Day 21 - Failure is a Hot Date on a Saturday Night
There’s been a lot of talk about failure in the last few years. There are college courses on it, books written about it, Ted talks tedding about, and it’s all in a positive light. Failure, these days, in this light, is not a big F word. Failure means you are striving, that you are trying new things, that you are willing to put yourself out there and fall down.
Falling down is the new cool.
As long as you get up.
I was listening to Dave Aspey interview Eagles quarterback Nick Foles (https://blog.bulletproof.com/nick-foles/), and Nick was saying he had a nightly routine with his daughter Lily where they told each other three things they were grateful for and one thing that had failed at that day. Nick wanted to encourage his daughter to think of failure as opportunity instead of as, well, failure.
I decided to do Nick Foles’ practice with my daughter, and so we started texting each other every night three things we were grateful for and one thing we had failed at doing.
I found that my failures were petty: I failed at cleaning up the house. I failed at taking my magnesium. One day, desperate, I went into crow pose in the middle of the living room because I knew I would fall out of it. Predetermined failure—does that even count? It would have been a failure if I’d balance in the pose because then I would have had to find something else at which to fail!
Failing can be work!
We went back and for with our lists for a week, and now it has been two weeks and I haven’t written one a few days.
Was this a failure?
Could I be that lucky? Is it that easy to fail?
A simple definition of failure is lack of success. A second definition is the omission of expected or required action.
A simple definition of success is the accomplishment of an aim or purpose. Another is the attainment of popularity or profit, and a third is a person or thing that achieves desired aims or desires prosperity.
Why do these definitions of success make me feel like yawning? Dude invents a car. Dude sells car. Everyone loves Dude. Dude gets rich. Dude dies.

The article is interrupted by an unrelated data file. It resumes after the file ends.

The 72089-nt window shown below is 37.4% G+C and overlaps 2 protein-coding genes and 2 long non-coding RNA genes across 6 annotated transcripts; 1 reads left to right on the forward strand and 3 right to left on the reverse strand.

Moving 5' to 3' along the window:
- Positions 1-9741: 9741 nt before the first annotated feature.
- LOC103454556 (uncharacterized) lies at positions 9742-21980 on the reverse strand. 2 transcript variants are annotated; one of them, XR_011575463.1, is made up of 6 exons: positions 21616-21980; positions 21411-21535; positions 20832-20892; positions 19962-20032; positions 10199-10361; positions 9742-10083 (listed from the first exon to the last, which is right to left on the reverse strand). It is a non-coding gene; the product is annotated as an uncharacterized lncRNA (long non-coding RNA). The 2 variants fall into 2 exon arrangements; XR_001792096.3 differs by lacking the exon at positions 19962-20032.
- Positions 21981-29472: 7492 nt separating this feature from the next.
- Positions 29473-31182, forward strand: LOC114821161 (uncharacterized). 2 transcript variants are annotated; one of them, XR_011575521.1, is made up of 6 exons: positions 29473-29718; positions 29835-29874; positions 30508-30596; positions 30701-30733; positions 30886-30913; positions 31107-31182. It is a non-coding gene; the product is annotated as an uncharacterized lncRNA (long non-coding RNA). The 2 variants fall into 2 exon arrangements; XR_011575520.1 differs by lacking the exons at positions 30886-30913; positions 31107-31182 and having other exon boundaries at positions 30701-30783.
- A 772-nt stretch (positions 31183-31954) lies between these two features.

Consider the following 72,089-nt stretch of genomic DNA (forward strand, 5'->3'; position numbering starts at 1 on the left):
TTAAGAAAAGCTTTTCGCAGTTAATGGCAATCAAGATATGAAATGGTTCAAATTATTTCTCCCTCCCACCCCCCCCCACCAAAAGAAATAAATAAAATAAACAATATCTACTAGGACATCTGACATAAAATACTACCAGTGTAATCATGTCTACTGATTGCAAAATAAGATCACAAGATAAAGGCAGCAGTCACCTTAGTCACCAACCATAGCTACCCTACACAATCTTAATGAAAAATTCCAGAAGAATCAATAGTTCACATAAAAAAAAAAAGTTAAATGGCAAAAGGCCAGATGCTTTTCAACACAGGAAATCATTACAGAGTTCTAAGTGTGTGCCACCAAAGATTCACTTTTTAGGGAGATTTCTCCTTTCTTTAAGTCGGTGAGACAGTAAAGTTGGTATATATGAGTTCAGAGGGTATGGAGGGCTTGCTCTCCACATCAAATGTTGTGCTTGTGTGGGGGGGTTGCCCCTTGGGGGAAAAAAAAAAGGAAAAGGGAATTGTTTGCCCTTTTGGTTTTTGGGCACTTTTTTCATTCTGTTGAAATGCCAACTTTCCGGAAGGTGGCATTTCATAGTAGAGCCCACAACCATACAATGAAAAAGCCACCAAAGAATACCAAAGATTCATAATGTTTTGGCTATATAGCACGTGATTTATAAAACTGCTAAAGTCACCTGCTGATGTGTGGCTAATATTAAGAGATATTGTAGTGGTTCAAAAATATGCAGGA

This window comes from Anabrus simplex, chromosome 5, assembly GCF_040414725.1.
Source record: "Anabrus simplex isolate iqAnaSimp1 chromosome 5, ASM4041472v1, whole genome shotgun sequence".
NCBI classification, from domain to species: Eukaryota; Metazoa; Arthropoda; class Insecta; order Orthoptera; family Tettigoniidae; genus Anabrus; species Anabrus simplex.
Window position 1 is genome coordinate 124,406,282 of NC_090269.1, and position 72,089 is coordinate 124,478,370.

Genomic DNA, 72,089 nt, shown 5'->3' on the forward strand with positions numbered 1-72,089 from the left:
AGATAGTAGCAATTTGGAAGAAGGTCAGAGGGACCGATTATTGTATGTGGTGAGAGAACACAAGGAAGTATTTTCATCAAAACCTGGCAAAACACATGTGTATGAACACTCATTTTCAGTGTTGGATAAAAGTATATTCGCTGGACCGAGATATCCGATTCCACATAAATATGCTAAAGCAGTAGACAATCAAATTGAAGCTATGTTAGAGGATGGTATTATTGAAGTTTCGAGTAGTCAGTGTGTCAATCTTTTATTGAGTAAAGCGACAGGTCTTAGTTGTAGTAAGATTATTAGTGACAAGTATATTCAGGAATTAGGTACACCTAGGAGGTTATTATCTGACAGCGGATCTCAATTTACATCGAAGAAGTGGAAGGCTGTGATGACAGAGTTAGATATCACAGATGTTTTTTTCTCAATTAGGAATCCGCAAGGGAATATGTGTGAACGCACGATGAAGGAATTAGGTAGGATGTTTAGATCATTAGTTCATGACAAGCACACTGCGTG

A really good story depends, I think, on failure. Dude loses home in the pursuit of inventing a car. Dude meets Dudette. Dudette helps Dude make better car. Dude and Dudette sell car. Dude and Dudette get rich. Dude and Dudette fight over new toys. Dude and Dudette divorce. Dude meets Dude and realized he loves men. Dude lives happily ever after with Dude. Both Dudes die of old age on the same day.
Does me forgetting to write my list to my daughter contribute to a more powerful life story? I think it does if I realize that my deathbed intention is to have the healthiest and closest possible relationship with her. Realizing that not writing my list to her was a failure can be a wonderful tool leading me to restructure my life so I address my priorities. It’s especially wonderful if the word failure has a positive charge so that saying it to myself doesn’t chip away at my soul: failure, failure, failure: you are a failure why even bother?
Instead, my soul could hear HALLELUJAH FAILURE! and see it the way I see fear these days, as a fiery doorway I get to walk through knowing something better, something more amazing, is on the other side.
When my daughter sent me her texts listing what she was grateful for and what she had failed at doing, I felt like I was peering through a church window. I never breathed when I was reading her lists. I was too full of gratitude to also take in oxygen. She was sharing her life with me, and I was so happy. It wasn’t about what she had done well or what she felt needed more work, it was that we were connected enough to share the experience of being alive.
I wish we didn’t give grades in school. We can do better.
I think A’s are the disruption to greatness.
See you tomorrow.